The upper triode looks at the voltage swings on its grid, cathode and anode. It too hasn't got a clue what goes on at nodes it's not connected to. It sees its cathode current go up by Gm mA, and its grid stay still, so it has to let its Vc fall by 1v. so that it can carry that current. It pulls Gm mA out of whatever impedance the circuitry is connected to, Ranodeload. So the anode voltage falls by Gm milliamps times Ranodeload. The top triode, as far as it can see is a grounded grid amplifier giving unity current gain, for it cannot do otherwise and it sees signal voltages on its cathode and anode of 1v and Gm*Ranodeload volts. Within the only frame of reference available to it, it thinks it has a personal gain of Gm*Ranodeload. Its Cga acts to load the anode to ground, and Cgc acts to load the cathode to ground. At high frequencies these rob some off the cathode current and some of the current into the load. We have three poles in the response.

If we dump the top triode and connect the anode of the bottom triode to where the anode of the top triode went, quite right, the overall circuit gain at low frequencies is the same as it was with the cascode. And we now have only a single pole, but that pole is at a much lower frequency because it now sees the input signal voltage across it times (1+overall gain) Lorts of Miller factor.

So the cascode is a deal with the devil. It costs you an extra valve structure AND needs cathode-heater isolation AND either low cathode-heater capacitance (or chokes) and it gives you more poles in the response. All you get for these costs is that each of those poles is usefully higher in frequency than the single pole of the plain single triode amplifier would have been.

If you're after high frequency amplification, it's not a bad deal.

If you're not, you don't have to spend the money. AND you can get more anode swing for the same HT.

The cascode really is a 2-stage amplifier. Each stage has clear demarcation of its input and output. We can calculate all the signal voltages and currents. Two divisions and we can calculate the voltage gain in each stage. These are real gains, measurable with an AC voltmeter or scope. They look like ducks, they quack like ducks, and by golly they are ducks.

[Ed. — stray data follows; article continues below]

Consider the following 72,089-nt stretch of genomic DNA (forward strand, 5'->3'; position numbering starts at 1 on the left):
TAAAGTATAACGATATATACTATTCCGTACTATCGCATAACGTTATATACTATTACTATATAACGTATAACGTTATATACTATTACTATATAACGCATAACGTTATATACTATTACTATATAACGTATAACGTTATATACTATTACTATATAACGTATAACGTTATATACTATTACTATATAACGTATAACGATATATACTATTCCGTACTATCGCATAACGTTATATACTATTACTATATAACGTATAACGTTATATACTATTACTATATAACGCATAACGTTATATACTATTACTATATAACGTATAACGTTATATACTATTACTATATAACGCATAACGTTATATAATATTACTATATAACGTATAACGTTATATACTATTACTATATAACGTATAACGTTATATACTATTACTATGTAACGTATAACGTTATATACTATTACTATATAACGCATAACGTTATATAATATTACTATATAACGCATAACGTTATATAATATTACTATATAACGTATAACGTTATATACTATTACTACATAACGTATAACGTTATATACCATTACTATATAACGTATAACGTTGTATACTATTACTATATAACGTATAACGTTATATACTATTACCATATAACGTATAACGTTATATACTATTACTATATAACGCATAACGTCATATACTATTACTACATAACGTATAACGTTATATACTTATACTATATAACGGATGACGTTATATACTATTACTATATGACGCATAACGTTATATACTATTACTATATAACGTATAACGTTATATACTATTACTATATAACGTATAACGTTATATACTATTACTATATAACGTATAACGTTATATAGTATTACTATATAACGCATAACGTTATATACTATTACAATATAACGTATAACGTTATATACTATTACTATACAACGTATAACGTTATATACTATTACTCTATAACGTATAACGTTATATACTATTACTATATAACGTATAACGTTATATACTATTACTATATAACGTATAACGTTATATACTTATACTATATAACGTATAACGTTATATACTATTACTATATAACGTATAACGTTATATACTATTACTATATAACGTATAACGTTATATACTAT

Yes the bottom stage alone, with the top one removed would give the same LF voltage gain. But in the cascode circuit, the bottom valve is NOT alone. It has its friend above it. The anode voltage swing of the bottom triode is modified by the presence of the top triode. In the cascode circuit, what gain the bottom valve would have had in a different circuit doesn't happen. The bottom valve is in the cascode, not in that other circuit.

************************************************** *********************

Now, cascodes really come into their own with bipolar transistors. Cbc is the C of a reverse biased diode junction. It is a varactor diode! Ugh! The damned thing is non-linear. So the Miller modified pole isn't just low in frequency, it moves with the signal voltage. Each signal voltage component phase and amplitude modulates each other. Ooooh, Narsty!

So cascoding to shove the pole up out of the way reaps extra benefits.

A few decades ago I designed an audio amp for ultra-low distortion even at full welly, and across the full audio band - both at the same time. Cascoding played a big part in pulling off this stunt. It wasn't needed because of particularly high frequencies being handled, it was needed for its benefits in intermod and harmonic distortion at pedestrian frequencies. This amp was ridiculous... a truly stupid amount of overkill and almost completely pointless, but doing it was great fun and it's sat in my lounge for 38 years. Not quite pointless because I learned a bit doing it and that knowledge got re-used all over the place.

A hobby is also a place where you can play with things which could not be financially justified, or any other sort of justified, at work.

David
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Old 9th Jan 2019, 10:43 am   #55
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However, my main point was that if the signal current in the load is generated by the lower transistor, and passes unchanged through to the load, then overall, the voltage gain of the cascode circuit, is attributable to the lower transistor, not the upper one, so I simply disagreed that the lower transistor contributed no voltage gain.
Agree! Overall voltage gain of the cascode is gm (lower) x load resistor (upper). The gm of the upper device does not feature in the calculation.

More accurately, the above formula should be multiplied by:
(hfe (upper) -1)/ (hfe (upper)) to account for base current of upper device. But as that's so nearly 1, we can forget that - Argus25 you made that point.

Where gm of the upper device DOES come into play, as we have seen, is determining the magnitude of the (small) voltage swing at the midpoint. And this small voltage is what we have been debating. Its significance is that it has quite a big impact on Miller fed-back capacitance. I've just been playing with paper and pencil the last couple of days, but David RW has obviously 'been there, done that.'